Something else Harris didn’t discuss, but which I practice in my own life , is living in gratitude – trying to be constantly aware of how lucky I am to be alive and enjoying a life of such comparative luxury that many people in the world could not even imagine such good fortune.  I know that Dawkins often touches on this.  I find this an excellent way to put life’s small tragedies into perspective.   I’m not always ‘zen’ in the moment of crisis, but I think it helps me recover more quickly and move on. Not always, but mostly.

So, is meditation and mindfulness enough to fill the ‘void’ left by religious belief?

I doubt it. People are lazy and meditating effectively takes time and dedication.

“Jesus loves me, God will fix it,” is much easier.

I don’t think meditation is a discipline most people will practice; unless of course there’s a huge culture change and meditation is taught in schools and encouraged in the workplace.

And, is  it even necessary or desirable  to fill the religious ‘void’?  I think we need to have a conversation about that!

Is there even a ‘void’ to fill?

I can only speak for myself. Certainly my ‘New Age’ belief in an afterlife helped enormously to ease my grief when my father died. In fact, I think it may have eased it too much.  I loved him deeply but, to this day, I’ve never shed a tear at his passing.  I regret that.

When I realised – after reading Harris – that I was ‘an atheist’, I thought, “Oh dear, I guess I’m going to have to give up this idea of life after death!”

But, at the time, that idea was painful. I liked to believe my Dad was watching over me;  it gave me comfort and did no-one any harm. I knew it was irrational – I half knew it was fantasy – but it was a security blanket I wasn’t prepared to part with …. yet.

So, I didn’t push myself.  I just let it sit there, completely out of place with my other beliefs, until one day I thought, “Oh, it’s gone!”

And it didn’t hurt at all.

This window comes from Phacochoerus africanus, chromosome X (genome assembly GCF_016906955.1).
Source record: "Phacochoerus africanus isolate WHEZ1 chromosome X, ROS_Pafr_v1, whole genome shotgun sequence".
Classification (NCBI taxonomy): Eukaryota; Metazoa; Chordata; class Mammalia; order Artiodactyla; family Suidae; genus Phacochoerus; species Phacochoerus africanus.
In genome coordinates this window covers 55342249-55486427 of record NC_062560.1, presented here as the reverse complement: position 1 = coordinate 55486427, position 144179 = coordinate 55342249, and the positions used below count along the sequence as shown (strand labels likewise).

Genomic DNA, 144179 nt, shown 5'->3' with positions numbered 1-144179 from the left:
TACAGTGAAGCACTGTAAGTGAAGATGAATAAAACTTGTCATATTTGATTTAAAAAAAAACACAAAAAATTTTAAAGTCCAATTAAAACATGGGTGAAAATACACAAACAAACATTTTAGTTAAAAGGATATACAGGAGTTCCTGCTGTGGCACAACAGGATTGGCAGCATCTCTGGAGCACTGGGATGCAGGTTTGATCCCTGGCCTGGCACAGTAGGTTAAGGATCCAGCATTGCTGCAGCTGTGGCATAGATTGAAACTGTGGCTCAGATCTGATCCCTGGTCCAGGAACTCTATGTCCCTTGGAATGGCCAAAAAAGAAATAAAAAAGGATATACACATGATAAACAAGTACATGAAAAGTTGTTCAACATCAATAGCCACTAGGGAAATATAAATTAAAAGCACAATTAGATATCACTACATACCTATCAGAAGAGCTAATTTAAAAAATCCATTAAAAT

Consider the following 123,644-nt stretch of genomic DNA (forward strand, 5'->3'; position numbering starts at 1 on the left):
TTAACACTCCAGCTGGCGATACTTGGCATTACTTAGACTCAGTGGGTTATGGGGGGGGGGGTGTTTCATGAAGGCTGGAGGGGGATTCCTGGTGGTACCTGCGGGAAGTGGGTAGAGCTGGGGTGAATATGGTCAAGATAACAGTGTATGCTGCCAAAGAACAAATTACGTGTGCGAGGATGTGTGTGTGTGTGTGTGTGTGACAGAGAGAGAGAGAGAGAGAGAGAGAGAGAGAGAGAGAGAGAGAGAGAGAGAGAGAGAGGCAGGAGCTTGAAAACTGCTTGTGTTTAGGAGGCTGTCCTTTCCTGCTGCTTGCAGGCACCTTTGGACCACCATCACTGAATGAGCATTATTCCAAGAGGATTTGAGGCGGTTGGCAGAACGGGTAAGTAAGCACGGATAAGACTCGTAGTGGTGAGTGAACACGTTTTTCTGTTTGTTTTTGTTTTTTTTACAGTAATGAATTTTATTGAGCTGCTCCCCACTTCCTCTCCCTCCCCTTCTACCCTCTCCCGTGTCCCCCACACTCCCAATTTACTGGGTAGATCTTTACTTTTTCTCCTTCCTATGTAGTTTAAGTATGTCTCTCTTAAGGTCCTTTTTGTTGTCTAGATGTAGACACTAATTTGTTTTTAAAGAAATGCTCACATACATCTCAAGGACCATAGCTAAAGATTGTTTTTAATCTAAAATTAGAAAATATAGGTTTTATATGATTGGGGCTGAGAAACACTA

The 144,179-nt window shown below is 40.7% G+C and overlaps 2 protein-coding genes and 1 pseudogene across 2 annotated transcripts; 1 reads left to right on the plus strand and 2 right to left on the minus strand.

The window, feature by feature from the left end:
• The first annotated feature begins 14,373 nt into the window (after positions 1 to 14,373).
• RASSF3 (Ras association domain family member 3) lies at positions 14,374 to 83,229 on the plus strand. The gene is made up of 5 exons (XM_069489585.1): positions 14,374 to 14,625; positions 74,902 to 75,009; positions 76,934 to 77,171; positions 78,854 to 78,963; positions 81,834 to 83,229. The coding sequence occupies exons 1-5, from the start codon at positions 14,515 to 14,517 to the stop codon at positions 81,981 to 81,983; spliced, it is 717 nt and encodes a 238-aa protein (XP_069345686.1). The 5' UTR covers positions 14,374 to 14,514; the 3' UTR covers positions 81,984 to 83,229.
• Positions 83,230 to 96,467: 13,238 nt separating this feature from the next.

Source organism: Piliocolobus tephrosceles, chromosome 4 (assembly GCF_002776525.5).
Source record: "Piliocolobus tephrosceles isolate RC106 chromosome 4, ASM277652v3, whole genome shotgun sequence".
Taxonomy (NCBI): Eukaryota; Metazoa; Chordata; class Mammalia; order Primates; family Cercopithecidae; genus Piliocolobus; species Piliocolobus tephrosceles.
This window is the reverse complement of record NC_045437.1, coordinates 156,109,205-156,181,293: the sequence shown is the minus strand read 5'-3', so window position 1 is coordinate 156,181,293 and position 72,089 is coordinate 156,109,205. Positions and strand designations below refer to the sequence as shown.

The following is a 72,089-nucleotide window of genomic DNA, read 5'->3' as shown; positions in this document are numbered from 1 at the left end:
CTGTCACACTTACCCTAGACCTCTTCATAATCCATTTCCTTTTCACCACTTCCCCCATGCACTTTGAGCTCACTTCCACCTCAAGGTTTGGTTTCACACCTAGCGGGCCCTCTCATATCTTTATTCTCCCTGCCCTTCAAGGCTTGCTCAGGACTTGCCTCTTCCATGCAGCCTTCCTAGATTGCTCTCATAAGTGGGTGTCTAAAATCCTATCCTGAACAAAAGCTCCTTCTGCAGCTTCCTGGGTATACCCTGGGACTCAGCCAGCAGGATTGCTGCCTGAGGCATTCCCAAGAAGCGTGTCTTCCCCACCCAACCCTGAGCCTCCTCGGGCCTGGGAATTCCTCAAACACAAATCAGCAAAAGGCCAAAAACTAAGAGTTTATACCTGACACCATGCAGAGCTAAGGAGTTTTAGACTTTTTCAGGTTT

Speaking for myself, I’m not afraid of death. I see death as exactly the same as ‘before birth’. I don’t spend a moment regretting the years I missed before I was born, and I’m quite sure I won’t spend a moment regretting the years I missed after I’ve died.  The two states are the same – nothing/non-existence.

Pain is another matter, I’m quite afraid of pain.  If there’s going to be a lot of pain, let me die quickly!

I don’t know if it’s a good thing to ease the pain of a death of a loved one. Perhaps it’s a right of passage – something we just have to work our way through. Certainly I now regret that my grief at my Dad’s death was numbed by an irrational belief that he wasn’t ‘really’ dead.

I’ve given it quite a lot of thought over the past week and I think building strong, supportive communities is more important than encouraging atheists to take up meditation to fill the alleged ‘god shaped hole’.  My friends who have left religion behind often say the biggest loss was the support of a close, co-operative community.  Of course, when my friends admitted their atheism, those loving Christian communities pulled down their shutters and put out their ‘closed for business’ signs. Share the delusion or share nothing seems to be their credo.

I draw great strength and inspiration from the atheist ‘community’ – both real life and online.  Here I’ve found friendship, laughter, emotional support and (even more important) IT support!

Personally, I don’t feel a ‘god shaped hole’ in my life at all. I know how to meditate but I don’t find it particularly helpful.  That’s not to say, of course, that others won’t.  My sense of  ‘spirituality’ comes from love and service and laughter and gratefulness.

I think Sam Harris had some important things to say. I’d like to read more. But on the strength of his GAC 2012 speech, I can’t say I’m completely buying the whole package.

Chrys Stevenson

If you’re interested in meditation, you might like to read Sam Harris’ “How to Meditate”.

Global Atheist Convention – Sunday 15 April (Part Two)

Back in 2009, in an effort to live up to their name, Atheist Alliance International decided to start hosting atheist conventions throughout the world.

With that in mind, they approached the Atheist Foundation of Australia, offering to provide seed funding for an AAI conference here in Australia.

The plan was to  give AAI a greater presence in Australia. This didn’t really happen.

Something got lost in translation (or ambition).  The AFA took the money and ran with it. They changed the name of the conference to the Global Atheist Convention, the AFA made a name for themselves and the AAI found themselves effectively sidelined. AAI became the ‘junior partner’ although the Convention was their idea and made possible with their money.

Having severed my relationship with the AFA (I don’t like the way they operate), I don’t know what’s happened in the interim but there’s been a changing of the guard and AAI had a higher profile (though not high enough IMHO) at this Convention.